# The locus and the ellipse

By Murray Bourne, 17 Jun 2008

A reader in Chile shared a great story with me recently.

Raul is 85 years old, and for over 60 years he's been bugged by a question that his professor asked him during an oral examination. I'll let Raul tell his story, which shows cool evidence of Web-savviness.

In late 1941, in an oral exam, my distinguished Professor Don Raul Valdivieso, raised the following issue:

"Find the locus of the centre of an ellipse that moves tangent to the positive x- and y-axes."

After brief reflection, I remembered a problem posed in

Course Geometry Plana(year 1940) by the eminent Professor Don Luciano Claude which read as follows:"Find the locus of the point where two straight orthogonal lines intersect, and which are tangential to a given ellipse."

The solution to this problem, easy to find in any treaty on conics, is a concentric circle to an ellipse given with the radius equal to:

√(a

^{2}+ b^{2}), where a and b are the semi-axis of ellipse.

**Explanation:** "Orthogonal" means "at right angles" and as we move the pair of orthogonal lines around the ellipse so that they touch the ellipse at one point (they are tangents), a circle is formed by the intersection point:

Here's the resulting circle, which is concentric with the ellipse (this means it has the same centre).

**Back to Raul's story:**

So it is easy to deduce that the inverse of this problem is to consider the

orthogonal straight tangents as fixedand theellipse given as mobile, returning to the problem of Professor Valdivieso.Clearly the locus will be a portion of the arc of a circle.

However, Professor Valdivieso, even accepting that this was a good solution, required me to follow the long road, namely the analytic geometric deduction directly as initialy requested.

Result:I was not able to find such a solution.The years passed and my attempts were in vain to find a solution following the method that I had being requested. Several colleagues whom I consulted could not resolve it.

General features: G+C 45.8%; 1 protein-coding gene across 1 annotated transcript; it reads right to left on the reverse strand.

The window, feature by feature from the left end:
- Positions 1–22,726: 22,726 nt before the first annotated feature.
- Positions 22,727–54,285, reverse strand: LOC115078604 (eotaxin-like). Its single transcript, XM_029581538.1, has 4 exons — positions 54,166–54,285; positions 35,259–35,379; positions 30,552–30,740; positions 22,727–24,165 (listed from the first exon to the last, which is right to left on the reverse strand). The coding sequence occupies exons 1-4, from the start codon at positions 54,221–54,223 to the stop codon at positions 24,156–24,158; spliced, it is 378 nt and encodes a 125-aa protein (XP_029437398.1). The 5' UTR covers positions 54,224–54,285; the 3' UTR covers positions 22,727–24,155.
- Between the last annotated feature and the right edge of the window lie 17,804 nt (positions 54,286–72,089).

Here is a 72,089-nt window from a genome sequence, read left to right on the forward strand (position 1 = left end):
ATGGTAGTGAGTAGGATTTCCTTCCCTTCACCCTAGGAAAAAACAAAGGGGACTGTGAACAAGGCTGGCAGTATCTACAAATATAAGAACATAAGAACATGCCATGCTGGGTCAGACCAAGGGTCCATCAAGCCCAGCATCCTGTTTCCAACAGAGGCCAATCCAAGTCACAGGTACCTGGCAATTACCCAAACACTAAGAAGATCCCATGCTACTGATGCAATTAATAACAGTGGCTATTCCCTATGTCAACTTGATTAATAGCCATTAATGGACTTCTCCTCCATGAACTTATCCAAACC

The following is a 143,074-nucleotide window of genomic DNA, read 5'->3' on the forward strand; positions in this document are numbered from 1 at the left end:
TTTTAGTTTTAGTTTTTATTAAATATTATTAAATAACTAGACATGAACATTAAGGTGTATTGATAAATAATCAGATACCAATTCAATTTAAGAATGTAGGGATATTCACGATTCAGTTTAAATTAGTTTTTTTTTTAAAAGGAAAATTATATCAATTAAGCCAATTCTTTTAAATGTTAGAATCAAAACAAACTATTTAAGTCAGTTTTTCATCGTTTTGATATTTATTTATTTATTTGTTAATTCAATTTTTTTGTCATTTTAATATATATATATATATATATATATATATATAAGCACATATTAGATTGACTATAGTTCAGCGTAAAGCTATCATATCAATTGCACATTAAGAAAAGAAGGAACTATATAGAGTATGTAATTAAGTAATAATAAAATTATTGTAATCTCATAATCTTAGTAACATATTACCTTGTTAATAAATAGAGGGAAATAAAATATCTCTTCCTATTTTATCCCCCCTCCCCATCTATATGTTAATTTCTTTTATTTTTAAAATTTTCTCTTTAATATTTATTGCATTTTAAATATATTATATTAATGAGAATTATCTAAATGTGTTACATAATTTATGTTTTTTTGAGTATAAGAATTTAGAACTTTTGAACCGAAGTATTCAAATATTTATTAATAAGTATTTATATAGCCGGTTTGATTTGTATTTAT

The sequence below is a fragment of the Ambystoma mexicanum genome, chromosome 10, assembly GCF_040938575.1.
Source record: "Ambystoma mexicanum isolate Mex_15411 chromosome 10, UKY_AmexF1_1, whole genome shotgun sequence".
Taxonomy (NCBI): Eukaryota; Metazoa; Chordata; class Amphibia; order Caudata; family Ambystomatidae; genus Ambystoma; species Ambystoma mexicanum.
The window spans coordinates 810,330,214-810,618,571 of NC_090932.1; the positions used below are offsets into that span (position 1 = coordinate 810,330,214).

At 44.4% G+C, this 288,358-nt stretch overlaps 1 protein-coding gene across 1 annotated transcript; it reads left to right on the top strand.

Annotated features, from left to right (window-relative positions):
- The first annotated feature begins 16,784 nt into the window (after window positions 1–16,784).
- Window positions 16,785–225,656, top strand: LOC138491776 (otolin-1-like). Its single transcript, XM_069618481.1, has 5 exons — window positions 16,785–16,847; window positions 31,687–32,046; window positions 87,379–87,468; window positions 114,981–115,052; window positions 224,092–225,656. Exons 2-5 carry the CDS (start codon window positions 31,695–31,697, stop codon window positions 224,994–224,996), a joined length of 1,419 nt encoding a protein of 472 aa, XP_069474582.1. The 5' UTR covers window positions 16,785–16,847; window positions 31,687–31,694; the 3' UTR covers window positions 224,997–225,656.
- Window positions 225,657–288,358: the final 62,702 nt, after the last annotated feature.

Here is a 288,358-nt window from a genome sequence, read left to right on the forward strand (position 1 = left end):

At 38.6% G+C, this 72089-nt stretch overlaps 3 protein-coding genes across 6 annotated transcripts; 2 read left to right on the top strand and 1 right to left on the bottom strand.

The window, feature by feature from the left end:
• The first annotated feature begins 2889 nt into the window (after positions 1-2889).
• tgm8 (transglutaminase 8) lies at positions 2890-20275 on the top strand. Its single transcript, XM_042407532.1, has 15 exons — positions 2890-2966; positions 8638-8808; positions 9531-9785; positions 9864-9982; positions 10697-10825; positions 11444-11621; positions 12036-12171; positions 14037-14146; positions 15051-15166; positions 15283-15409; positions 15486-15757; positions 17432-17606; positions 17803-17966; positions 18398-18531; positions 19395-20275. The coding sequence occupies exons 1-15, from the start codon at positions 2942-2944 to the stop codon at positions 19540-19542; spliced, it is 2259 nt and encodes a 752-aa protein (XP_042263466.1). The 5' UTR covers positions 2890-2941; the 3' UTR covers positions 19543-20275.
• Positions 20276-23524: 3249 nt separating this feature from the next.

So, already retired and close to fulfilling 85 years, I went back to this issue. The

Google Scholarwas no help to find what I was are looking for. Finally, using the Central Library at the Catholic University and recalling those old fragile, but extraordinary French books, I found what I was looking for inLecons de GÃ©omÃ©trie analytique. Author: Charles Roguet. Edition year 1860. Page 218.We need to resolve the previously stated locus,to develop:

SECTION (A)the equation of a tangent line to the ellipse and

SECTION (B)The equation of the distance from a given point to a given straight line.

What follows is quite a lengthy analysis using the characteristics of conic sections.

So dear Reader, can you solve it given the hints above?

The final result is the red arc that you see in the following diagram (the yellow and green curves are not relevant to this problem, even though they are interesting):

Image source: MathCurve.

**Raul finished his note as follows**, with a challenge to find a simpler solution than his 4 pages of algebra:

That was it. To this day I can not explain that Professor Raul Valdivieso expected that any students could develop this problem, in an examination or in any other circumstance.

It there a much simpler solution? I venture to think there has to be one, because the distinguished professor was very demanding but very thoughtful and fair.

RaÃºl Espinosa Wellmann, Civil Engineer, Pontificia Universidad CatÃ³lica de Chile.

Thanks, Raul for the interesting story and for the evidence that a well-crafted problem is simple to state, and motivating for years.

**Update:** A reader asked for the full solution, and so here you go. I think you'll agree it is quite an extraordinary question for an examination!

Locus of an ellipse [MS Word document]

See the 3 Comments below.